UMass-Lowell was picked to finish ninth, and head coach Blaise MacDonald, whose senior-laden River Hawks were expected to challenge for a spot among the elite in 2005-06, but wound up finishing seventh in the conference, knows just how hard it can be.


"Every time you step up to the plate in this league, somebody's looking to punch you in the nose," MacDonald said. "If you look historically at all the teams and the few times someone's been able to crack the top four, they've had exceptional goaltending. As much as you look at anything else, it's exceptional goaltending that can get you there, and if you don't have it, you're just not going to get there.


"I think our league attracts a lot of very good players, because it's so strong every night, whether it's Northeastern playing UMass, or Merrimack vs. Lowell, or BU against BC, they're highly competitive, well-contested games. To get into that top four, it takes some good fortune, some good recruiting, and a good goaltender."


Both the Catamounts and Friars are well equipped in net with Joe Fallon and Tyler Sims, respectively. It remains to be seen if either squad, goaltender and all, will be able to do the job and crack the Hockey East hierarchy.




Contrary to previous reports, former Boston Bruins head coach Mike Sullivan will not be working with Jack Parker and the BU coaching staff this season. 


"He's probably going to do some color [commentary] on the broadcasts," Parker said. "I thought we could use him like we did in the past with some of our administrative assistants, but they changed the rules, and really tightened up what an administrative assistant can do, so he can do no coaching at all. I thought he could coach the coaches, but he can't even do that.




During the afternoon speaking program, Hockey East commissioner Joe Bertagna announced that the league would be experimenting with new rules during preseason exhibition games. When Hockey East schools face Canadian universities during the preseason, icing calls will be made against teams killing penalties, and teams icing the puck in any situation will not be allowed to change lines during the ensuing stoppage in play.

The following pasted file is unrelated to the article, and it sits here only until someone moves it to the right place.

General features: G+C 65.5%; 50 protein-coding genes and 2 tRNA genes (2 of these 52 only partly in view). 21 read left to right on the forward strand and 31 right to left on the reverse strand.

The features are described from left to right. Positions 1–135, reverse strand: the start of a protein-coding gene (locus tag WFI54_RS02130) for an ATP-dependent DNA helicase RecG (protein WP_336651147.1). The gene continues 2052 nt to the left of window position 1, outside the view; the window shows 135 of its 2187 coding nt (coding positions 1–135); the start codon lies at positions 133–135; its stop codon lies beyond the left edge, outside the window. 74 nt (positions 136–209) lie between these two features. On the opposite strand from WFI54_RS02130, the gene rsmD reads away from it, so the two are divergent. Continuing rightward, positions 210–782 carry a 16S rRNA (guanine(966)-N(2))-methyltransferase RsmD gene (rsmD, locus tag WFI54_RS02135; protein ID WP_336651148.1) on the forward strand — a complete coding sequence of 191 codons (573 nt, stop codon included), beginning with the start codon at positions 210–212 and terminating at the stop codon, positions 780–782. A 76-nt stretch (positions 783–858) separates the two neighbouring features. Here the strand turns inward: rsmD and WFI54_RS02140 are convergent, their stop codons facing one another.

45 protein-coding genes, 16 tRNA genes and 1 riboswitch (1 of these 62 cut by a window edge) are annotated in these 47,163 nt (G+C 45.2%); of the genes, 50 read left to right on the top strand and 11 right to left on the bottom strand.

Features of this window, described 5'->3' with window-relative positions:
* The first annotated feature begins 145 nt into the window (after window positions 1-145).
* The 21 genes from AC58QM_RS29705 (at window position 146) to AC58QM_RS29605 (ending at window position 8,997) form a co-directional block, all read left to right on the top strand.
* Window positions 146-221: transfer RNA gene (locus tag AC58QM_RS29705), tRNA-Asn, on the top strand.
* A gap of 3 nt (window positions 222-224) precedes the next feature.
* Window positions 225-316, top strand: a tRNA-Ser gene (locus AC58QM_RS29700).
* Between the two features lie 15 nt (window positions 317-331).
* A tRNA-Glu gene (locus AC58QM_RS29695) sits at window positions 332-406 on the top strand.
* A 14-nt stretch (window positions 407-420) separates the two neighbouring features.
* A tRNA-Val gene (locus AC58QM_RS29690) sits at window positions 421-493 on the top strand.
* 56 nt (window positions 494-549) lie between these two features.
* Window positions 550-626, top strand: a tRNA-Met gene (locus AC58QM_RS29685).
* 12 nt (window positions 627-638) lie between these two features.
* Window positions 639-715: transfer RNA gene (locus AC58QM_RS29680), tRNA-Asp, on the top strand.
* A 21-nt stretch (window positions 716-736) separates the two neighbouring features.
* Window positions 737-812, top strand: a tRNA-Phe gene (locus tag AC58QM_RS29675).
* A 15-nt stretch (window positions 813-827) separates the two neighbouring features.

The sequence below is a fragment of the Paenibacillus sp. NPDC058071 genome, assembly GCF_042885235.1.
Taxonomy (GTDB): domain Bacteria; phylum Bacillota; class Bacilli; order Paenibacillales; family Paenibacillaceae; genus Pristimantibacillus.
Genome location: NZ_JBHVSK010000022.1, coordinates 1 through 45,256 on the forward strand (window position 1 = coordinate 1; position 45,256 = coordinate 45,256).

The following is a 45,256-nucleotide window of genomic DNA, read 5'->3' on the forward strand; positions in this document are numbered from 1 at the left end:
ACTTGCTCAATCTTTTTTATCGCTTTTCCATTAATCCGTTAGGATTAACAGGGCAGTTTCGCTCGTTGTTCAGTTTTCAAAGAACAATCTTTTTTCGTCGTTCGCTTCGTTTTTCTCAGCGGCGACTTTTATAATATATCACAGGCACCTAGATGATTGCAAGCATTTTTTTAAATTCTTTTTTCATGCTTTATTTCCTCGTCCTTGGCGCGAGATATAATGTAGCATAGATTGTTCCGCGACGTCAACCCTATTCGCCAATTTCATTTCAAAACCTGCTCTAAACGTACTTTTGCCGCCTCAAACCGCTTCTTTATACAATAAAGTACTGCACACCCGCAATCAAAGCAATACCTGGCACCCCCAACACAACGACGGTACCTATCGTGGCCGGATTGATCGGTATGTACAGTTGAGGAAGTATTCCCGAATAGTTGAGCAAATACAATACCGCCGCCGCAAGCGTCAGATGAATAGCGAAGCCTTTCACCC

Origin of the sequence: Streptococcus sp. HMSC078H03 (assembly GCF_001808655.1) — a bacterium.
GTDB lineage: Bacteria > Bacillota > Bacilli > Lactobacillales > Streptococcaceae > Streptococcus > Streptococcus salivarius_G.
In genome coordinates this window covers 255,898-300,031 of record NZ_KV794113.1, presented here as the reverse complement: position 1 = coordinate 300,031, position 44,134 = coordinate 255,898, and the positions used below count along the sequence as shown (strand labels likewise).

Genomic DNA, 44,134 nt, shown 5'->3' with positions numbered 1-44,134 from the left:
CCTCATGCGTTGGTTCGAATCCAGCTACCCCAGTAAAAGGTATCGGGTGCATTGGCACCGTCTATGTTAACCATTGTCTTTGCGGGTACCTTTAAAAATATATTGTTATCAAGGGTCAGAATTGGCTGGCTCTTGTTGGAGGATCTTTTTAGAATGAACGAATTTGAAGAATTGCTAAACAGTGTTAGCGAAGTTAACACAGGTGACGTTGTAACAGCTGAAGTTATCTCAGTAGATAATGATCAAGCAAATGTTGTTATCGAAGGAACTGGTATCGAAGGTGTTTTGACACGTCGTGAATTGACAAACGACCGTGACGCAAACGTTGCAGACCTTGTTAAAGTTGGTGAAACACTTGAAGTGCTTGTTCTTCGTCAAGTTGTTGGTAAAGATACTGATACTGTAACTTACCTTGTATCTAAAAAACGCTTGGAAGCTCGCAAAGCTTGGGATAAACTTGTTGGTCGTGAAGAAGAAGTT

"These are experimental rules that the NCAA has asked its conferences and schools to see if they're something that should, down the line, become permanent," Bertagna said.


In addition, Bertagna announced that the four-official system currently in use in the National Hockey League had been added to the NCAA rulebook, and would be in use for selected Hockey East games this season, as it will be in each of the other conferences.


"We're going to use it a handful of games," Bertagna said. "Each of the leagues has been asked to do that. Down the line, I would like to see one officiating system used throughout the country, men's and women's, Division I and Division III."


The commissioner also applauded Boston University for its recently instituted policy about the use of profanity at games.


"This is not a Boston University issue and it's not even a college hockey issue," Bertagna said. "We've got a number of schools that are trying their hands around inappropriate behavior and juggling a variety of interests and responsibilities."


In a printed statement, Bertagna announced that he will be contacting each conference institution individually and soliciting input as to how Hockey East as a whole can deal with the problem of profanity at games, including the possibility of a policy similar to BU's for all events played under the auspices of Hockey East.